What is it about a beloved local restaurant, a summer swimming pool or a longtime business that closes its doors that makes you feel like losing a good friend.

That’s happened many times in my life, but as they say, “Time marches on.”

This time it’s St. Paul Lutheran Church on Wayne Avenue on the edge of the Oregon District. It’s a place where my grandparents and parents were married, where I attended church, Sunday school and Luther League. It’s also a place where I was baptized, confirmed and served as an acolyte, plus got in a little trouble sneaking up in the steeple a time or two—but this one really hurts.

The church elders have decided it’s no longer economically feasible to keep the doors open.

“Put together a group about a year ago because it’s been obvious for a number of years we were headed on a path we weren’t going to recover from,” says St. Paul’s pastor of 17 1/2 years Bob Miller. “And so, we looked at finances, we looked at membership, which every 10 years since 1969 has fallen by 50 percent. Part of that is when Dayton went through the riots in the late ’60s and the emptying of retail and business from the city. The other part is churches decided to be like gas stations and drug stores and built one on every corner and people migrated to the suburbs. So, what happened is the downtown churches lost members.”

Fewer parishioners means a barren offering plate.

“We’ve been lucky in the past when a lot of members died they left us in their wills and we accumulated a pretty good investment fund,” he says. “But for the last 30-plus years we’ve used investment money every year to balance our budget, which becomes greater and greater. And finally, when you get to a year when your worship starts to dip into the 30s you realize the writing is on the door.”

St. Paul’s roots stretch back 165 years when 60 mainly German immigrants decided to form and composed a charter. The church was completed in 1869 and parish hall in 1954.

The ranks swelled in the 1950s and ’60s to more than 1,500, but times changed and what an irony at the end.

“We started with a group of 60 people and when we voted this past June … 80 percent of them voted to close and pay it forward,” Miller says.

That’s the new mission.

“We are divesting now and using the movie Pay It Forward motif to take remaining assets and pay it forward to others who are doing ministry just like we’ve done for 165 years,” he says.

There is good news for the property; and no worries, it will not become a parking lot.

“Weyland Ventures purchased St. Paul and is very committed to taking a building for its historical value and refurbishing it without tearing it down,” says Miller. The Supply One building (across the street, which Weyland repurposed) is a prime example of that. They continue to own and operate their properties,” he says.

The future looks bright.

“More than likely what’s in the works, subject to change of course, is our parish hall will become apartments and entertainment, restaurant types of ideas for the sanctuary,” says Miller. “The vestibule will retain the history of the building, congregation and its people. They’ve asked me to put that together. The pipe organ, bells and tower they’ll take care of the maintenance. That’s all important to repurposing the building,” he says.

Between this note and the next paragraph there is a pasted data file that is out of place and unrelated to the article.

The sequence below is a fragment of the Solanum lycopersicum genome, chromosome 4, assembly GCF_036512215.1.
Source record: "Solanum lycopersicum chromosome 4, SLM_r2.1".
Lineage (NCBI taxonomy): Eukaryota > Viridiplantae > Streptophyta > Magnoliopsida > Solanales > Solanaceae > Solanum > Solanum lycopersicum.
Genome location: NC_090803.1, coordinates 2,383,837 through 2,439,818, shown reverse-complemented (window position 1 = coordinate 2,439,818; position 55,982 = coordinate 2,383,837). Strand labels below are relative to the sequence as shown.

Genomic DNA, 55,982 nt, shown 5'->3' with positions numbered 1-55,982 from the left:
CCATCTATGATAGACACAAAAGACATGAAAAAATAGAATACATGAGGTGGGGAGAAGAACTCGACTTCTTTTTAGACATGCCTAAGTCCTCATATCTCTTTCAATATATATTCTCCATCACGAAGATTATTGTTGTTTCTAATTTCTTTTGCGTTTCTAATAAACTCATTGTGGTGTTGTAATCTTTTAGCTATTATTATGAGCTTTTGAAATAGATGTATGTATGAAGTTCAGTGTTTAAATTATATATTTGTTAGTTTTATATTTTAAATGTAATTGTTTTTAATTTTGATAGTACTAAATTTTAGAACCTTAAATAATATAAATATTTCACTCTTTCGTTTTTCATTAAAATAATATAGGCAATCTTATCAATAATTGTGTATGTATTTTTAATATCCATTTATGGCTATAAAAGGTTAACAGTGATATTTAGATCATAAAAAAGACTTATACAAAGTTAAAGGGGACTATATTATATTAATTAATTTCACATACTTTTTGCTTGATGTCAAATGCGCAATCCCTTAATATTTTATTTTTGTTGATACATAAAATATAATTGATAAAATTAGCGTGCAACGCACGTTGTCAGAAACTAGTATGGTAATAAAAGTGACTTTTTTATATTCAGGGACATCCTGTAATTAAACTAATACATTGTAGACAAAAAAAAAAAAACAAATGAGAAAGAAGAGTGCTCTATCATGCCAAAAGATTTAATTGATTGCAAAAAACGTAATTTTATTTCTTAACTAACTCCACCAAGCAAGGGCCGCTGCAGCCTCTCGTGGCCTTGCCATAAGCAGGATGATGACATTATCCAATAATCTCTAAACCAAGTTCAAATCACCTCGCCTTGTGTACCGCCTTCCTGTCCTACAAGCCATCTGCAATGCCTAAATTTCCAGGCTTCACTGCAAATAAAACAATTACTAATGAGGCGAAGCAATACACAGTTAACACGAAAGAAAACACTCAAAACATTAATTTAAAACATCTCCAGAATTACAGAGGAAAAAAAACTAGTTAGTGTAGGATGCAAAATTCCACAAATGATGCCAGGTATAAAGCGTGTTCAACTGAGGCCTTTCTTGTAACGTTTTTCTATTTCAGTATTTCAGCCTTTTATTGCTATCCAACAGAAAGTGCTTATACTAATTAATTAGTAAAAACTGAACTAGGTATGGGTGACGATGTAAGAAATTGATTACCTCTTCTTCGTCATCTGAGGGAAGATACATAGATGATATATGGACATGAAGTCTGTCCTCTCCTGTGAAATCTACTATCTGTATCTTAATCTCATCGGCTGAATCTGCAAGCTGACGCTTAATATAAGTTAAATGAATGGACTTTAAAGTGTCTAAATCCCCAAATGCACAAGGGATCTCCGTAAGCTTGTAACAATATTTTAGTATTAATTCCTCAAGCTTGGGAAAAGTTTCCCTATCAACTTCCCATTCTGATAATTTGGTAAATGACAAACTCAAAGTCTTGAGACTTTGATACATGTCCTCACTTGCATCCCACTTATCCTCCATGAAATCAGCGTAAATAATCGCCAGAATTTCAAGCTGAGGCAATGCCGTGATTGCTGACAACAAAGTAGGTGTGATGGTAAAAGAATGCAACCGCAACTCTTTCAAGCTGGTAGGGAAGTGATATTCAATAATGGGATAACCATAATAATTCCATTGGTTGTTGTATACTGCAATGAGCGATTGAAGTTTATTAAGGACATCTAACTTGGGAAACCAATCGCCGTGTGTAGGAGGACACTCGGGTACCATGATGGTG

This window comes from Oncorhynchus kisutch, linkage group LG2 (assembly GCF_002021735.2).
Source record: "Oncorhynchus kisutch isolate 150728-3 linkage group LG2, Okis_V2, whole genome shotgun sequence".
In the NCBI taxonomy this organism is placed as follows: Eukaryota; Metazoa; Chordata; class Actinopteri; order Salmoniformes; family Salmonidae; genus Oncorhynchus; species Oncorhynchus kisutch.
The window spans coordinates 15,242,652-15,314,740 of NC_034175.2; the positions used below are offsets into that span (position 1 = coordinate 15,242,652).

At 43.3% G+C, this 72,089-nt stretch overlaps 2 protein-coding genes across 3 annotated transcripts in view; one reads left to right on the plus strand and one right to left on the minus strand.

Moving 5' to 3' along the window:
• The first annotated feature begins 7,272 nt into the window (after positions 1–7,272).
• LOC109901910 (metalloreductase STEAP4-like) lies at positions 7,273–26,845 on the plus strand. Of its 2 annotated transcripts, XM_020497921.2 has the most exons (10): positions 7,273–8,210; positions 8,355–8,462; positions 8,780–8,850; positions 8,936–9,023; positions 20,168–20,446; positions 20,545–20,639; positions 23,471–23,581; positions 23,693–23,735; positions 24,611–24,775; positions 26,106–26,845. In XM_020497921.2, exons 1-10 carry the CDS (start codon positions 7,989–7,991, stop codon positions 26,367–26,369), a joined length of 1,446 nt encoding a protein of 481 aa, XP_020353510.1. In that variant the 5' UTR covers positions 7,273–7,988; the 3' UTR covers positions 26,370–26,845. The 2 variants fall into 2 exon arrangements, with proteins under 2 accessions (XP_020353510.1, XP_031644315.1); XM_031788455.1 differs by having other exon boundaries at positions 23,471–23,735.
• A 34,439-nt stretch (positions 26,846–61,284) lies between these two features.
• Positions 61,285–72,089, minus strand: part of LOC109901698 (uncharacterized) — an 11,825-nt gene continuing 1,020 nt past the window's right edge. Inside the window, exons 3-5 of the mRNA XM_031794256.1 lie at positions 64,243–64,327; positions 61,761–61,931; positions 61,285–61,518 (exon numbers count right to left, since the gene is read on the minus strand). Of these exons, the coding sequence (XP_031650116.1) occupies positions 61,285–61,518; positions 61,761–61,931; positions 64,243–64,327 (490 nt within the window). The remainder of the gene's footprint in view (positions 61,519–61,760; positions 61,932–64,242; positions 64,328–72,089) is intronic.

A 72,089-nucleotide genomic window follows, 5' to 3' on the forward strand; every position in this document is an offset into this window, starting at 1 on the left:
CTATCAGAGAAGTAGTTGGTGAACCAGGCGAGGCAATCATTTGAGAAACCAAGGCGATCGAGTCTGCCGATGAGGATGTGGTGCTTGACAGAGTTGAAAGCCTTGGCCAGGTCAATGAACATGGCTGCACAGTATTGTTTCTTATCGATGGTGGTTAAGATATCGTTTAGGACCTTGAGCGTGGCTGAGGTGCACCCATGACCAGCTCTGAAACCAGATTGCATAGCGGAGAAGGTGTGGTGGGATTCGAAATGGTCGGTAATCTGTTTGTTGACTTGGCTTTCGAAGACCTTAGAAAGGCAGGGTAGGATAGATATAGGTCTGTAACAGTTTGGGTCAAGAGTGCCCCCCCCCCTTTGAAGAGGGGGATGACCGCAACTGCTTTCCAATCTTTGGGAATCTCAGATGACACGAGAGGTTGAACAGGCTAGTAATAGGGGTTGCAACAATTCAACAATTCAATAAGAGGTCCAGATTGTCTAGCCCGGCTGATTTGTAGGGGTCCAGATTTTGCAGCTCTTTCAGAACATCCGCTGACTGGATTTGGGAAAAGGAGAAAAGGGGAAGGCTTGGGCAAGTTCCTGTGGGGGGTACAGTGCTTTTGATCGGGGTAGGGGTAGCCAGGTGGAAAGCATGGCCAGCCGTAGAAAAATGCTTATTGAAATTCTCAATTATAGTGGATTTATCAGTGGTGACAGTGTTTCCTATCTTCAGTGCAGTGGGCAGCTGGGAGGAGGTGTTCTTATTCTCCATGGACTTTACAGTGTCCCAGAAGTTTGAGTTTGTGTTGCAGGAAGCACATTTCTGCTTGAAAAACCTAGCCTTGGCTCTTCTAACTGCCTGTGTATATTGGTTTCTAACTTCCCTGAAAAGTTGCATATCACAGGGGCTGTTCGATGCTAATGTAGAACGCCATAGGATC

Sarah Shomper, a longtime member who raised five kids there, says it is a bittersweet time, with lots of great memories.

“St. Paul has had wonderful pastors who were always there for you and your family,” she says. “Their choir directors and organists were always outstanding musicians and could make the pipe organ resound like in a cathedral. I will very much miss the pipe organ in my worship elsewhere. I will also very much miss the contact with very special friends.”

Some of the church’s outreach programs will hopefully continue.

The future of Project Blessings, a nonprofit that has fed needy families and individuals at the church since 1978, is undetermined and Jeremiah’s Letter, which serves 18,000 people annually by providing direct services and educational opportunities, is also mulling its future.

“For me the past 17 1/2 years it’s been rewarding because I’ve stayed here for the outreach we do in the community,” says Miller. “It’s been challenging because no matter what I’ve tried to do we just can’t stave off the loss of members and loss of income. It is bittersweet the congregation will discontinue worship after Dec. 31 and also my role as pastor will stop as well. I’ll stay for the transition from a business perspective, which I have a background in, but my pastoral ministry concludes at the end of the year, too.”

For now, the focus is wrapping things up, getting affairs in order and preparing for the last worship service on Dec. 31.

“Our final service New Year’s Eve will obviously have some sadness to it,” says Miller. “Once we finalize the groups we’re paying forward to we would love to have their representatives here and lift up the mission of this church, which has been more than accomplished. For that you should be proud. Our members took a whale of a step, something that’s not normally done while you still have assets, to give it away. It’s a huge compliment for a congregation.”

For comfort in this difficult time Miller points to a verse in the good book.

“A Bible verse which comes to mind is 1 John chapter 4 verse 12, ‘No one has ever seen God, but if we love one another God’s image is seen through each of us and perfected through us.’ So, through the people here we have experienced God by what we’ve done for each other and the community.”



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